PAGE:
that physical boundary restrictions are an important

factor in the slope stability analyses which greatly influence the results. Such findings are supported and

1597

et al. (1988). These authors show that slopes restricted by physical boundaries yielded a higher factor of

safety compared to the plain strain analysis. Based on

these findings, it is sufficient to say that using a plain

strain analysis on slopes where three-dimensional

conditions prevail will lead to over conservative results and hence unrealistic loading allowances.

The final results of this study will also be presented in the form of stability charts for the convenience

of practicing engineers during preliminary slope design. The use of stability charts can reduce time and

resources required, hence improving work efficiency.

While slope stability problems generally include

natural slopes, cut slopes or fill slopes (such as embankments, earth dams and levees), this paper investigated slope with frictional fill materials placed on

purely cohesive clay with increasing strength. This

type of slope is usually encountered in the construction of embankments in highway projects. In fact, for

comparison purposes, this paper has also incorporated the findings of plain strain analysis in addition

to those of three-dimensional analysis. The method

of analysis employed herein is the finite element limit analysis methods developed by Lyamin and Sloan

(2002b, 2002a) and Krabbenhoft et al. (2005). These

techniques superficially remove the limitations of the

LEM and limit analysis.

2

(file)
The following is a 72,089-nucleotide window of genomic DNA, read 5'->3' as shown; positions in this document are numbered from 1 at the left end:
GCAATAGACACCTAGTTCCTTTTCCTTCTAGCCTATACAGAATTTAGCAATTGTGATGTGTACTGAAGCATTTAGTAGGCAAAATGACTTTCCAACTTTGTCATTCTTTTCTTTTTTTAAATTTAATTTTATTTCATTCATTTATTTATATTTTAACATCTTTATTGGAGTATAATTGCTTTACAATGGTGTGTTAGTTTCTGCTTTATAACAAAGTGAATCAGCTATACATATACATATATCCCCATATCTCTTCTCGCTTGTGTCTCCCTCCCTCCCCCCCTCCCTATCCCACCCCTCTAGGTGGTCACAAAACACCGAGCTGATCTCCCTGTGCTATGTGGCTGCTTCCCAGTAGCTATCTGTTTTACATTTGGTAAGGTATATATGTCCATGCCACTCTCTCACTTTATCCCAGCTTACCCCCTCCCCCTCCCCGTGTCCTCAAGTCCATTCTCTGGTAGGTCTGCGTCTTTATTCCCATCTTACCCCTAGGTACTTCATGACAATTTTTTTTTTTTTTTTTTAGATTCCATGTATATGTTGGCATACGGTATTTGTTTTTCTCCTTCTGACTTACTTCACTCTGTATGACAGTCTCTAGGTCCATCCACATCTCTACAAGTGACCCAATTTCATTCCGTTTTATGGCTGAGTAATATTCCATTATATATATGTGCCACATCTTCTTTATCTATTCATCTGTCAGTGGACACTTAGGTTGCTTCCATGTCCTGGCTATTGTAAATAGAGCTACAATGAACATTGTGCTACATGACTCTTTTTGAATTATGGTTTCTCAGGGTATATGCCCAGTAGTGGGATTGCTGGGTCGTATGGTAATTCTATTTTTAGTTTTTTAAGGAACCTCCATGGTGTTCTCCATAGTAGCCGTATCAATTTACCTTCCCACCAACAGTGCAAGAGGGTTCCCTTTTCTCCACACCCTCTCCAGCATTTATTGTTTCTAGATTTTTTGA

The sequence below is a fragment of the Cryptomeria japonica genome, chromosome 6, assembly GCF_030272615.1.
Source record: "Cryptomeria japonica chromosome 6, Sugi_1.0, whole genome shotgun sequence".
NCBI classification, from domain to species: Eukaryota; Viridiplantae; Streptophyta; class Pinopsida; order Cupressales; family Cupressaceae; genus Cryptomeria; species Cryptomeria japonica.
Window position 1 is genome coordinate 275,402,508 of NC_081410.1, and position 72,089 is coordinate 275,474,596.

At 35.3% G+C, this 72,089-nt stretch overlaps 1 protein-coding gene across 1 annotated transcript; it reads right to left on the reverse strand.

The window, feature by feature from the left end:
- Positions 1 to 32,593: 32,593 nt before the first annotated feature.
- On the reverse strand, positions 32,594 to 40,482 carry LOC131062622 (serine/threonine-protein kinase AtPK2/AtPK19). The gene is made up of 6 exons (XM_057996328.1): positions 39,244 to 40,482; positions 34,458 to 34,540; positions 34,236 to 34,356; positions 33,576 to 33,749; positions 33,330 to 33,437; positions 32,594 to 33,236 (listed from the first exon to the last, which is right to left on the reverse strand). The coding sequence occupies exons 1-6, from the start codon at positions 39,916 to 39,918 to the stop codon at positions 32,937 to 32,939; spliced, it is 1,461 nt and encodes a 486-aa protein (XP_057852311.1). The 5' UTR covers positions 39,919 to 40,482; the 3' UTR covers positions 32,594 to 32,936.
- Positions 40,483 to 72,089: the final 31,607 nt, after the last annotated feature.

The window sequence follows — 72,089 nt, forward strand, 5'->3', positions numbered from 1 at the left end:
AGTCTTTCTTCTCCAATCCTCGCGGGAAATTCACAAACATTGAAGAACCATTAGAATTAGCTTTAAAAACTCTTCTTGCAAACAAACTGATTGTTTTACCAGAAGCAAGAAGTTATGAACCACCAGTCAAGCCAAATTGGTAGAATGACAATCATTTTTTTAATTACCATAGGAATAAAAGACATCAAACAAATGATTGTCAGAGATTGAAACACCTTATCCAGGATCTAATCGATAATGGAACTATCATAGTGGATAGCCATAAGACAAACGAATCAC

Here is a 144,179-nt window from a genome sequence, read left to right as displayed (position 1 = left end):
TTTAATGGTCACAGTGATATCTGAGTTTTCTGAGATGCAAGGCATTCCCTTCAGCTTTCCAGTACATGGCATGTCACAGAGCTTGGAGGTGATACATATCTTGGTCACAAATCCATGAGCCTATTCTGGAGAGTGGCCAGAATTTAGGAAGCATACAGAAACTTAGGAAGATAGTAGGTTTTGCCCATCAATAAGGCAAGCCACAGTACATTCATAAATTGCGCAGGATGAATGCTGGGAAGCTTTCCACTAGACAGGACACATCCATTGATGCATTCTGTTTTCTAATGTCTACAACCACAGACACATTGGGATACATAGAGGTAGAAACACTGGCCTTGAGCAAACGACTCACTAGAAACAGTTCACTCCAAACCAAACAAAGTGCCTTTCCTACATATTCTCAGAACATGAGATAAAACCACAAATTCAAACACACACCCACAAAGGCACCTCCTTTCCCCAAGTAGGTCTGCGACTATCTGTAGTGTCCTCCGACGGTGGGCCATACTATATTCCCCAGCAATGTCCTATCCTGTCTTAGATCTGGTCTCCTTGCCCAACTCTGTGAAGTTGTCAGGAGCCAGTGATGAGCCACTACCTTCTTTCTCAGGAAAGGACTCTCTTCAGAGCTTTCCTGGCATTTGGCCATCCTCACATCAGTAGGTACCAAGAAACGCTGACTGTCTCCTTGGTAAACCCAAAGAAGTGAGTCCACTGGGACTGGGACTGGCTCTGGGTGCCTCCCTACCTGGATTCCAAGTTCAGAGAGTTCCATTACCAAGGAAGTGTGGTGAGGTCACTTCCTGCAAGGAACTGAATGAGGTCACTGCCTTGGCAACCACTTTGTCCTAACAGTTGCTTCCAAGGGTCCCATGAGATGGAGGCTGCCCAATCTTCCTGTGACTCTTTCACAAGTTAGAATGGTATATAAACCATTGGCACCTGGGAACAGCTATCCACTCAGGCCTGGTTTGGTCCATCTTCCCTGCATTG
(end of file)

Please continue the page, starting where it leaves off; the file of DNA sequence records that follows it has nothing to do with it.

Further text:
PREVIOUS STUDY

For the past decades within the context of slope stability analysis, methods such as the LEM, finite element method, limit theorem and others have been developed. While many of these methods have been

fine-tuned, the most popular method to date is still

the limit equilibrium method. This is due to the simplicity of the method which yield a factor of safety

based on the amount of available shear strength to resist the mobilized sliding shear stress. In addition,

this method can be further classified as satisfying

moment/force equilibrium or both (Bishop 1955;

Morgenstern & Price 1965; Spencer 1967; Janbu

1973).

Besides that, as mentioned previously, finite element method is another method that has been utilized

in slope stability analysis and has the capability to

1598

has been utilized by Matsui and San (1992), Griffiths

and Lane (1999) and Manzari and Nour (2000). The

advantage of using this method is further portrayed

by Potts et al. (1997) and Troncone (2005) who investigated the delayed collapse of cut slope and effect of strain softening in progressive failure in their

respective studies.

On the other hand, within the framework of limit

theorem, researchers like Donald and Chen (1997),

Michalowski (2002) and Chen et al. (2003) have investigated different soil and rock slope stability problems. However, it should be noted that these studies

have all utilized only the upper bound limit theorem

and thus are less conservative compared to the lower

bound limit theorem solution.

In light of such limitations, Lyamin and Sloan

(2002b, 2002a) and Krabbenhoft et al. (2005) have

developed the finite element limit analysis methods

which can be applied on different geotechnical problems such as bearing capacity (Shiau et al. 2003;

Merifield et al. 2006), trench stability (Li et al. 2014)

as well as slope stability (Kim et al. 1999; Li et al.

2011). In fact, the finite element limit theorem has

the capability of analysis for both two-dimensional